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This review first appeared in the September 2010 issue of hi-end hifi magazine of Germany. You can also read this review of the Thorens TD309 in its original German version. We publish its English translation in a mutual syndication arrangement with the publishers. As is customary for our own reviews, the writer's signature at review's end shows an e-mail address should you have questions or wish to send feedback. All images contained in this review are the property of fairaudio or Thorens- Ed.

Reviewer: Ralph Werner
Sources: Analog – deck -
Acoustic Solid MPX; tone arms - Phonotools Vivid-Two, SME M2 12-inch; pickup - Denon DL-103, Ortofon MC Rondo Bronce, Zu Audio DL-103; phono pre - SAC Gamma Sym; digital – player - Audionet VIP G3, Fonel Simplicité, HIFIAkademie cdPlayer; Computer & Co -
Logitech Squeezebox 3, Readynas Duo NAS-Server, HP Notebook; D/A converter - Benchmark DAC1 USB
Amplification: Preamplifier - Octave HP300; power amp - Electrocompaniet AW180; integrated - Denon PMA-2010AE, Lua 4040 C
Loudspeaker: Ascendo System F, Thiel SCS4
Various accessories, cables & racks
Review component retail:

If you believe in the form follows function mantra, fitting a tri-point suspended turntable with a triangular plinth as Thorens has done for their TD309 only makes sense. As we’ll see, this decision wasn’t purely to chase cosmetic originality. While a fourth corner of sorts became necessary for the arm board, this deck from the traditional Swiss house clearly looks nothing like the usual rectangular boxy affair.

The 309 arrived pre-assembled. I had to just loosen a transport screw, fit the belt, platter and weight and presto. Designed as a true plug ‘n’ play machine, the Thorens TD309 took about five minutes from unpacking to playing the first tune. Granted, those five minutes hold only if you stick to the pre-installed Audio Technica MM cart. Should you want to fit your own pickup, things get a bit fussier. Respect to you if you manage that in my allotted span. But this comment already overshoots. Let’s first inspect the basic table design.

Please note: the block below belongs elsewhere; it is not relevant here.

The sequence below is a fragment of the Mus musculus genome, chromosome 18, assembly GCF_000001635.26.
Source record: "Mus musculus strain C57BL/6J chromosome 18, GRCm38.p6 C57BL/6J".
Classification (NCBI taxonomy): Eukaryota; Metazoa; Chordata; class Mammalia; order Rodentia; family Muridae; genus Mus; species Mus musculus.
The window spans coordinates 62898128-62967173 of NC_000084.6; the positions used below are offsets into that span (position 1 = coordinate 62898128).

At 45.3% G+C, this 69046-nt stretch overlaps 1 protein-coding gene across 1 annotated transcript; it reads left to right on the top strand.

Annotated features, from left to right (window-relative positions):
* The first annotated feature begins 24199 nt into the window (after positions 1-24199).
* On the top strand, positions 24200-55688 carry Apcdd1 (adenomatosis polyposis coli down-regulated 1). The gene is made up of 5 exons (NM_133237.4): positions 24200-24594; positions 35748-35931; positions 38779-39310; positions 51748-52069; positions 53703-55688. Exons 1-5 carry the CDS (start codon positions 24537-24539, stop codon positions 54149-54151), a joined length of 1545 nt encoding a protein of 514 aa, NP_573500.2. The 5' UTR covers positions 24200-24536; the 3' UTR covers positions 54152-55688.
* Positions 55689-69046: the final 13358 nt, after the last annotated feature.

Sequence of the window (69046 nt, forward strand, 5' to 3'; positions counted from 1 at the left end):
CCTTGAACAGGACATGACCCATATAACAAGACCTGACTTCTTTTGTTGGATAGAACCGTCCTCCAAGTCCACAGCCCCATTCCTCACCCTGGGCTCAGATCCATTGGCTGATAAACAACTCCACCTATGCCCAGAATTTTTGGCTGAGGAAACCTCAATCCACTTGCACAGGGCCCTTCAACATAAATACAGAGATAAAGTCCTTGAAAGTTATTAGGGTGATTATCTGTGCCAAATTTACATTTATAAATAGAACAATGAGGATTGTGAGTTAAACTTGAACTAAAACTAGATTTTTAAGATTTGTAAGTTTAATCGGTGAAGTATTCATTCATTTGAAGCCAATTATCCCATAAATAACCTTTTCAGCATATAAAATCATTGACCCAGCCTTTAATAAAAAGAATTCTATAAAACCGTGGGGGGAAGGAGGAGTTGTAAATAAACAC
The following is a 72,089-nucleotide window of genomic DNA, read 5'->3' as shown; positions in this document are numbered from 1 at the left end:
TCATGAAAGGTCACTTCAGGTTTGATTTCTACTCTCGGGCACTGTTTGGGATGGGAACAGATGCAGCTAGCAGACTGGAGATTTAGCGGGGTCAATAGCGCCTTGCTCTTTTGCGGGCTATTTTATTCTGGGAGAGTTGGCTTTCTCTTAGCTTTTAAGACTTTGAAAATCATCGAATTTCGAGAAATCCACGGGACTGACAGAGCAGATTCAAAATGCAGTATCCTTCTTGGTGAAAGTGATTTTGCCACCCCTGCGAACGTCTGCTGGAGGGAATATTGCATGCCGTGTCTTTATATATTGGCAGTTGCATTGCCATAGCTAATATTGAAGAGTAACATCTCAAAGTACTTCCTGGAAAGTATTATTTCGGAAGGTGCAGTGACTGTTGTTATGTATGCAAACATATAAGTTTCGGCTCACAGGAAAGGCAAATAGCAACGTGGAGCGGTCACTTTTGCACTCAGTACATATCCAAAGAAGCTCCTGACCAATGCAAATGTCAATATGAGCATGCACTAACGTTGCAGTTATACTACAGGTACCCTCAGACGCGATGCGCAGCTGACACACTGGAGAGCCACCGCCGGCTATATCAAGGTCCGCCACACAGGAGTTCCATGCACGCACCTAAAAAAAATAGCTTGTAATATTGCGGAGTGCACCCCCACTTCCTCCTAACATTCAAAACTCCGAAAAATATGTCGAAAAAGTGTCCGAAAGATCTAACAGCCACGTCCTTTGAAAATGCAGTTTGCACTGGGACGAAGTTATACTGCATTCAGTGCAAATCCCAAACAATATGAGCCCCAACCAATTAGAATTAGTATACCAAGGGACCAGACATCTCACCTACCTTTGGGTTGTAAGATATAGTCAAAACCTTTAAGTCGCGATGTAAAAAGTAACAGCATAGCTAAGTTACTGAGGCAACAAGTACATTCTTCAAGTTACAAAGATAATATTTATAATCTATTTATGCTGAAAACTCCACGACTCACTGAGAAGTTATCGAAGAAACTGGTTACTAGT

The Thorens TD309 doesn’t merely look original. So are certain solutions. The first is that the ubiquitous sub-chassis architecture of outer plinth connected via springs to an inner platform isn't present. The Thorens places its sub chassis inside the three footers instead. According to the maker, those footers and the triangular synthetic brace connecting them (aluminium had inferior resonance suppression) create the decoupling base to support the top deck to which the platter, motor and arm mount.

Each footer contains a spiral spring whose compliance is tuned to the table’s weight for a resonant frequency of ca. 4Hz, i.e. well below sub bass. You could demur that such springs aren’t exactly unique but might then admit that the centering suspensions as we normally see them in dynamic drivers are quite unusual. Why were those added?

They ultimately serve the same purpose as in loudspeakers – to suppress lateral motion and maximize pistonic behavior. Pushed down from the central axle, the deck does indeed move up and down very pistonically. The spiders also work as excursion limiters so that the ‘jello’ action of typical sub chassis constructions doesn’t really describe the TD309.

In practice, two items associated with the footers are important. First the obvious – loosen the transport safety screw. Two, each corner contains a hole for a hex key to adjust footer height. You see that, think great, throw the owner’s manual into the drawer, a torpedo level onto the platter whilst quickly adjusting the sucker. Joy? Not. Altering footer height impacts spider tension. This obviously would end up asymmetrical since you’d adjust the footers to compensate for level offsets. It creates compliance differentials and pistonic behavior would then be true only if you referenced it to a Wankel engine.

From this follow two more things. To level the table, level whatever it sits on and keep away from that hex key. Which begs the question why Thorens provided this adjustment in the first place. It’s simply so that if you alter top deck weight via another platter mat, arm or record clamp, you can recalibrate optimal suspension compliance to show ca. 2mm of the footers (the left adjustment above shows too big of a gap). Such adjustments with the usual sub-chassis tables tend to be quite finicky. Thorens’ preference for an integrated solution means that the deck itself cannot be leveled. Use shims or adjust the shelf/rack the table sits on.